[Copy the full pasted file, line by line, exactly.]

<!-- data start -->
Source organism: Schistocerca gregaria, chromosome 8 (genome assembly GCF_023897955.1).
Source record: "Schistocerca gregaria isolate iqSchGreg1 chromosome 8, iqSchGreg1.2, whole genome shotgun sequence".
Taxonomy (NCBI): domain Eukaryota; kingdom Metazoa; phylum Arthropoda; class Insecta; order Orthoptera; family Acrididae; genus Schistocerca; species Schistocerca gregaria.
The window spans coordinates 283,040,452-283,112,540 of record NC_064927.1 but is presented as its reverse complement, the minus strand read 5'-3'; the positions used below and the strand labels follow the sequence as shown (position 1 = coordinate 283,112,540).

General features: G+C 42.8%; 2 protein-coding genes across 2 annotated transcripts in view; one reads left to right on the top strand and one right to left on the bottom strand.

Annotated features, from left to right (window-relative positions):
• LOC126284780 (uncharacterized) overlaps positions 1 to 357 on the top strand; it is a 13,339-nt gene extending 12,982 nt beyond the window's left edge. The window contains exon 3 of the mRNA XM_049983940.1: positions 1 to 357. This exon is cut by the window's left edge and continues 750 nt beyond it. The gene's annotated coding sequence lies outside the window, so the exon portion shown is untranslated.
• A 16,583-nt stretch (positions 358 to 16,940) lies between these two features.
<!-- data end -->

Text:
Source organism: Schistocerca gregaria, chromosome 8 (genome assembly GCF_023897955.1).
Source record: "Schistocerca gregaria isolate iqSchGreg1 chromosome 8, iqSchGreg1.2, whole genome shotgun sequence".
Taxonomy (NCBI): domain Eukaryota; kingdom Metazoa; phylum Arthropoda; class Insecta; order Orthoptera; family Acrididae; genus Schistocerca; species Schistocerca gregaria.
The window spans coordinates 283,040,452-283,112,540 of record NC_064927.1 but is presented as its reverse complement, the minus strand read 5'-3'; the positions used below and the strand labels follow the sequence as shown (position 1 = coordinate 283,112,540).

General features: G+C 42.8%; 2 protein-coding genes across 2 annotated transcripts in view; one reads left to right on the top strand and one right to left on the bottom strand.

Annotated features, from left to right (window-relative positions):
• LOC126284780 (uncharacterized) overlaps positions 1 to 357 on the top strand; it is a 13,339-nt gene extending 12,982 nt beyond the window's left edge. The window contains exon 3 of the mRNA XM_049983940.1: positions 1 to 357. This exon is cut by the window's left edge and continues 750 nt beyond it. The gene's annotated coding sequence lies outside the window, so the exon portion shown is untranslated.
• A 16,583-nt stretch (positions 358 to 16,940) lies between these two features.